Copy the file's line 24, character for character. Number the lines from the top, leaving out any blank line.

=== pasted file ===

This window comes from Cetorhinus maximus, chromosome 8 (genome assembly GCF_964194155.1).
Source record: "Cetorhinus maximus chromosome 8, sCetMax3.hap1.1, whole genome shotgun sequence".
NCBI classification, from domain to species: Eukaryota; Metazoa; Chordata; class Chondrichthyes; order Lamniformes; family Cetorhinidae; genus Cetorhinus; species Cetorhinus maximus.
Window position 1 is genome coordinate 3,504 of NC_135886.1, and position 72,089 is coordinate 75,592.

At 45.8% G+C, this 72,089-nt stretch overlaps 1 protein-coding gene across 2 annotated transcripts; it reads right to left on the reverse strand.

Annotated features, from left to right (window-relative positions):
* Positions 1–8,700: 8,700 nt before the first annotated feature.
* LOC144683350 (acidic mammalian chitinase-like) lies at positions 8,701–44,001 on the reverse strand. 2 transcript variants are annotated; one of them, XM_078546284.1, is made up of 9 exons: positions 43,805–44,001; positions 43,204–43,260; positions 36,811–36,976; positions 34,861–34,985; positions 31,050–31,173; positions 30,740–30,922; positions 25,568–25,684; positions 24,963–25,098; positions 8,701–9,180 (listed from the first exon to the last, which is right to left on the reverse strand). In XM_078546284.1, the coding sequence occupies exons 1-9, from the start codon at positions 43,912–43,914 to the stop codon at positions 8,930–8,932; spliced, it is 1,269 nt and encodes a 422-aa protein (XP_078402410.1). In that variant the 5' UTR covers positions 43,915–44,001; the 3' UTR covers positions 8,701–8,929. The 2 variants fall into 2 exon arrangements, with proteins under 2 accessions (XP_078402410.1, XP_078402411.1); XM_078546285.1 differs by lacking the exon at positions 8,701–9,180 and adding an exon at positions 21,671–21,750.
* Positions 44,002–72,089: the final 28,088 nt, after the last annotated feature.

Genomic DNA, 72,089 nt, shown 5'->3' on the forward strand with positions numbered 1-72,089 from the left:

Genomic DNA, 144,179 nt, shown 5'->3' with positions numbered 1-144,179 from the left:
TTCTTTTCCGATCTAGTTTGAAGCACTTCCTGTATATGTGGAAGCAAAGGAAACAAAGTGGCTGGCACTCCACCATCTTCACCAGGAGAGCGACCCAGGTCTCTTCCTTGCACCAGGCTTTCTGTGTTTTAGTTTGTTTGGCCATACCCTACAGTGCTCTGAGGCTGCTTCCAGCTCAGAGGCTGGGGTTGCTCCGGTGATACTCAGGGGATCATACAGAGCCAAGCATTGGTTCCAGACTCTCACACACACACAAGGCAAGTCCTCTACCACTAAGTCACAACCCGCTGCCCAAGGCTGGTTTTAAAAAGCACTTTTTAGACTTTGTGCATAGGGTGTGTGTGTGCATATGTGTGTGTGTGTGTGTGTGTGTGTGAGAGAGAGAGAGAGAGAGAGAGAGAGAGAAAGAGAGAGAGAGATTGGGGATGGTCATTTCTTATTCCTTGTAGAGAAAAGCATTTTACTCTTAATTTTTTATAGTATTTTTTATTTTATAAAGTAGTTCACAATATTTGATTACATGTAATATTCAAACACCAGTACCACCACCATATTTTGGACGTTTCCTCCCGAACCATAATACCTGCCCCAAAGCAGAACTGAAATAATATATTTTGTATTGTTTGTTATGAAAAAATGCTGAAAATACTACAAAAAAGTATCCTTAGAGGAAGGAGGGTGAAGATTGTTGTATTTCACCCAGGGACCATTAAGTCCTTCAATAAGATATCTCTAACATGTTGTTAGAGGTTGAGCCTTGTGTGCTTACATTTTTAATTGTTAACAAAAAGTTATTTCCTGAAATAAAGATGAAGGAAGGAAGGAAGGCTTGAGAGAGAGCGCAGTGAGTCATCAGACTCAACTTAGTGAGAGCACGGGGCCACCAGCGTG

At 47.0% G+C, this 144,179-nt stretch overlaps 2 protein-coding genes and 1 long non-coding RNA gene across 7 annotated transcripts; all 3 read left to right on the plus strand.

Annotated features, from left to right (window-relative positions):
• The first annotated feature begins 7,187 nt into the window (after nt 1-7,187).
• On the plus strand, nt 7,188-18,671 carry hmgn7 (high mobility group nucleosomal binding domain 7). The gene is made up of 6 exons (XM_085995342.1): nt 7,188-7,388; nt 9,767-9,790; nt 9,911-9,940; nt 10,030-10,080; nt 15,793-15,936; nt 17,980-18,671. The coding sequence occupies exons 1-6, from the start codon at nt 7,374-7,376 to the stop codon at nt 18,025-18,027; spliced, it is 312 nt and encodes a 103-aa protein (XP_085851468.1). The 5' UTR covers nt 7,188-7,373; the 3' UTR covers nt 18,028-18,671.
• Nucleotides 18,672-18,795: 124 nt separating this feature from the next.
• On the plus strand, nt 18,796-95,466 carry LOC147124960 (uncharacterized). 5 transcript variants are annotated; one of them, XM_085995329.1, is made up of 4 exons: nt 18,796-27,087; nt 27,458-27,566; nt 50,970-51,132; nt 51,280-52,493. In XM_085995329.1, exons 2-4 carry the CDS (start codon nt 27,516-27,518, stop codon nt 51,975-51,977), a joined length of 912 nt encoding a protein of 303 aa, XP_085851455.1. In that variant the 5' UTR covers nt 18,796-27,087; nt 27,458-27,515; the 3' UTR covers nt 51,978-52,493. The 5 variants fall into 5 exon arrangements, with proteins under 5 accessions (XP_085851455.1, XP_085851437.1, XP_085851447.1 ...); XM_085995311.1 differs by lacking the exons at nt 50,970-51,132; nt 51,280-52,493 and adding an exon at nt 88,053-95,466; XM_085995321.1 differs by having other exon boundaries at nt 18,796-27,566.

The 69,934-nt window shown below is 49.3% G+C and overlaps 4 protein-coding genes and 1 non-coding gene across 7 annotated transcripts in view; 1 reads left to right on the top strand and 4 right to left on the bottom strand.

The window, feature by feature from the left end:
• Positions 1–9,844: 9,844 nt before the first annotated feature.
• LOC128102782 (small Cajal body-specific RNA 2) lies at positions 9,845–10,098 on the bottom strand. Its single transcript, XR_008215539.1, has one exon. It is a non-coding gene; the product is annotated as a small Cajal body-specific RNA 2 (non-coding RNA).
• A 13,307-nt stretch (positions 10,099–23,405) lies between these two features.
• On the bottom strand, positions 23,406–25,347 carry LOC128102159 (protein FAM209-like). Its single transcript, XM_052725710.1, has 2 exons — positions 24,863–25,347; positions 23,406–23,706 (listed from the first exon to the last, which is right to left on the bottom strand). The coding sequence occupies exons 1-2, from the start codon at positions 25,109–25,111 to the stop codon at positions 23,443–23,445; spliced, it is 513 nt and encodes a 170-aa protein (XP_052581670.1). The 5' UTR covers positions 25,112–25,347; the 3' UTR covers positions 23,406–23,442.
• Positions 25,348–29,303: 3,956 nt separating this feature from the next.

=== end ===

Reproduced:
• On the bottom strand, positions 23,406–25,347 carry LOC128102159 (protein FAM209-like). Its single transcript, XM_052725710.1, has 2 exons — positions 24,863–25,347; positions 23,406–23,706 (listed from the first exon to the last, which is right to left on the bottom strand). The coding sequence occupies exons 1-2, from the start codon at positions 25,109–25,111 to the stop codon at positions 23,443–23,445; spliced, it is 513 nt and encodes a 170-aa protein (XP_052581670.1). The 5' UTR covers positions 25,112–25,347; the 3' UTR covers positions 23,406–23,442.